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REVIEW: Enter Shikari – ‘The Mindsweep’

The Mindsweep: Out now!
The Mindsweep: Out now!

Take a look at England in 2015, and it’s quite evident that there’s a bit of unrest in the country. What, with the National Health System constantly in question, the uproar of 2014’s European elections, the vote for Scotland’s independence and having supposedly risen from the recession. Russell Brand is one of the heavily-mediated activists at the forefront, but, there don’t appear to be a great deal of musicians who take part in the same sort of political activism, as has nearly always been the case with ‘mainstream’ music due to its very nature (easy listening, mentally unchallenging). For years now, it’s been no secret that Enter Shikari are a (if not, THE) politically active spearhead of the ‘Alternative’ music scene. With each release, their fury against Britain’s lacklustre government, the 1%, discrimination, climate change and war has become more and more apparent. The Mindsweep, amongst other things stands as a political weapon and exploration of The Oxford Dictionary.

Make no mistake, 2015 will be Enter Shikari’s year. Thus far, they have released what is certain to be a highly critically acclaimed album that sets the bar for all artists this year. They have yet again secured a slot as Second Stage headliner at Download Festival. A slot they were first given in 2013, whereby they pulled in the stage’s largest ever crowd. They have a popup shop in Camden on the album’s release date that will be self-run. They also have a near sold out 10-date UK tour, including two London Roundhouse shows, and will inevitably perform at Reading & Leeds Festival, climbing ever higher up the Main Stage.

All three of Enter Shikari’s studio albums have found themselves at spot no.16 or higher in the Official UK Album Charts, and The Mindsweep  will no doubt, be no exception. It is an album with a calibre most bands would strive to achieve and is potentially career defining. As always, it is sporadic, raging, experimental metal-cum-post-Hardcore and Electronica-enthused. This isn’t anything new for the St. Albans four-piece, rather, an accomplished and rounded product of the styles and influences they have honed throughout their 12-year existence.

The Mindsweep opens up with “The Appeal & The Mindsweep I”: a rant not too dissimilar from “System/Meltdown” – the opening tracks of the album’s predecessor A Flashflood of Colour. As Rou Reynolds quite rightly points out and as the title suggests, it is “an appeal”. It is one that asks us to fight for human kind against the moral wrongs of the planet. There’s also a drop two minutes through that is so 90s Trance, that Faithless would be jealous. One of the album’s strongest tracks for sure. Its successor is a little weaker, and a little more tranquil (as far as Enter Shikari do tranquil). Not to say it is isn’t still strong; it just doesn’t have the same vigour and impact, at least until it picks up after the two-minute mark, sounding triumphant and conquering.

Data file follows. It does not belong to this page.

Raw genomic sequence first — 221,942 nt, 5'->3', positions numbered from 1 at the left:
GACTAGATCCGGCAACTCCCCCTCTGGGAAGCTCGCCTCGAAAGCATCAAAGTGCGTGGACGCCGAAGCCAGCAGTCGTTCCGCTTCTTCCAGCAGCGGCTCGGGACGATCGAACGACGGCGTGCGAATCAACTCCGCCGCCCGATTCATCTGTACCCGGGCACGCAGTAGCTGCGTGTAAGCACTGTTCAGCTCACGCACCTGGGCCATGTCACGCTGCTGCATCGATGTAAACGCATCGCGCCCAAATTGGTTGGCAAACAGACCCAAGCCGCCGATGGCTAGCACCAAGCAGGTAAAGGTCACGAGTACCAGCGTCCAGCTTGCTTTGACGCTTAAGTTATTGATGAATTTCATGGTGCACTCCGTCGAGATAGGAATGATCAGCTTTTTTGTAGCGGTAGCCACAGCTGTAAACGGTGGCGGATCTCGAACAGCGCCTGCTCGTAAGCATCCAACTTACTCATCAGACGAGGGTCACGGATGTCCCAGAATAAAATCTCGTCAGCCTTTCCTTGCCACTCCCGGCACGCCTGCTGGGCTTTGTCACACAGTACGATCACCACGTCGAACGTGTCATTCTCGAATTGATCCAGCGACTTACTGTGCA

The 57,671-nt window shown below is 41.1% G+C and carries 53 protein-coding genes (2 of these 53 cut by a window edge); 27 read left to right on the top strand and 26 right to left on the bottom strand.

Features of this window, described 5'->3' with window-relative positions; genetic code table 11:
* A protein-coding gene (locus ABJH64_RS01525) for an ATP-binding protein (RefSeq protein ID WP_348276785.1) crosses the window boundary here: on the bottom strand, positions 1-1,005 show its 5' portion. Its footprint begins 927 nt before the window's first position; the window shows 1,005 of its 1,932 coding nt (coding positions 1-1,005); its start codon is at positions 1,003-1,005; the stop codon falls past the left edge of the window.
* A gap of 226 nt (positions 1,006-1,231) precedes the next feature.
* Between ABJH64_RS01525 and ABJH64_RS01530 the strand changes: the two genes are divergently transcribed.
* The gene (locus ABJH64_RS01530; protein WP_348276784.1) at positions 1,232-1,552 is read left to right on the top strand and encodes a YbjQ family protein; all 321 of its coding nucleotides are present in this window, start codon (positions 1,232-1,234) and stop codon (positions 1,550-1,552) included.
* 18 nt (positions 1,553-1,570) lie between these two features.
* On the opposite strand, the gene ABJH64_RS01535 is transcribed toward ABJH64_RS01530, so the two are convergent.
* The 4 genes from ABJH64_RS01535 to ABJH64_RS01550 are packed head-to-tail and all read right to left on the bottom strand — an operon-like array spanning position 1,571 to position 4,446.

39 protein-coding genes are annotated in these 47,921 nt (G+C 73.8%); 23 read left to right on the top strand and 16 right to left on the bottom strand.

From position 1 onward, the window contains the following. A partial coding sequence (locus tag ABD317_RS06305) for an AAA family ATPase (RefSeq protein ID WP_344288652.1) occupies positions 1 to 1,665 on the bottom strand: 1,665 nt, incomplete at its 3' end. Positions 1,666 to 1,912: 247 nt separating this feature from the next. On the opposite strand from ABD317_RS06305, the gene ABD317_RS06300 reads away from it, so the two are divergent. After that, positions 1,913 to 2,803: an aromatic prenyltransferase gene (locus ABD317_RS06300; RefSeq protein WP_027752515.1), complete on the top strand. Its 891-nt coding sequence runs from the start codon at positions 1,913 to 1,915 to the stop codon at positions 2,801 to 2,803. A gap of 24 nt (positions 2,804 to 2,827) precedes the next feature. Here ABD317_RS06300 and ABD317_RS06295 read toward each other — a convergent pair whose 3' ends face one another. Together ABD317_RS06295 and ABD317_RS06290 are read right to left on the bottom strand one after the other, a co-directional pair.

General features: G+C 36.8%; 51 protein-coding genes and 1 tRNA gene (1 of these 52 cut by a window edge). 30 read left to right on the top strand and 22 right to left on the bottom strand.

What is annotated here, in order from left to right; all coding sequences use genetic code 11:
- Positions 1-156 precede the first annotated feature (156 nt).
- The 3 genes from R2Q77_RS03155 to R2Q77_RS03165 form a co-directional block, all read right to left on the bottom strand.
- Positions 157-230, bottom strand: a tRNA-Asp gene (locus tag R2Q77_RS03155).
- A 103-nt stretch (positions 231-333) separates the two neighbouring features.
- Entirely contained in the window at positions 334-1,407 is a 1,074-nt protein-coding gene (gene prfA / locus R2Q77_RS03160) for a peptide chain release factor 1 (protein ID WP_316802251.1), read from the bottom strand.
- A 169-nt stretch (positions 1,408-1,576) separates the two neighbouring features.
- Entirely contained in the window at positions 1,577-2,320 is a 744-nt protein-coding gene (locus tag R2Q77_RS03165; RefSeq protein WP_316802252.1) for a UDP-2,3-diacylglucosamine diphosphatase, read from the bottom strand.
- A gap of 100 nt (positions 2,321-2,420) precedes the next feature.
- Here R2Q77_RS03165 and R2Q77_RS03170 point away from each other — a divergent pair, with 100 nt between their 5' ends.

Tracks three to five are all of some familiarity to us, previously being aired by the band. “Anaesthetist” is a rinsing of the state that we find the NHS to be in at the hands of David Cameron and the likes that govern our country. Cries of “Step the fuck back”, “Bad luck; you pay the price” and “you parasite!” show that Rou means business, along with the promise “you will not profit off our health”. Quite right, sir. The song itself is heavy, dirty and bassy – in essence, a banger. “The Last Garrison” and “Never Let Go of The Microscope” are both amalgamations of intelligently thought out lyrics and genius song structure.

We could go on for days about each and every detail of the tracks on this album that make them so immensely brilliant. Not to mention how much Rou has challenged himself vocally and stretched his lyrical prowess – both to great avail. The second half of the album follows on in a similar vein – from the beautifully crafted and eye-opening “Myopia” that is an exhumation of the issues our earth’s animals find themselves drowning in because of climate change. To the frantic, raucous “Price On Your Head” that picks apart the ridiculousness of the divide of class structure in our country.

The Mindsweep concludes on Part II of “The Appeal & The Mindsweep I”, which essentially starts where it left off. Boisterous screams and colossal synthesised sounds, a re-sampled line from “Sorry, You’re Not A Winner” thrown in for good measure and a 20 second outbreak of what sounds like disjointed Latin. The erratic nature of this final track summarises the nature of Enter Shikari as a band. The Mindsweep may well be their masterpiece. It is a call to arms for this country to finally do something about its problems. Whether or not this is a spark for a revolution, we will see. It will, however, find its way into the ears of thousands and hopefully change the direction some artists decide to take when writing their next album. Bravo, Enter Shikari.

Purchase the CD here

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Nathan Daniel

Hey guys! I'm Nathan (I guess that's obvious). I've always absolutely loved music and thanks to this site, I now get the chance to write about loads of stuff. Unlike most people that work here, though, I'm from the UK. I study photography at University and I'm always dead busy. @nathaaandaniel

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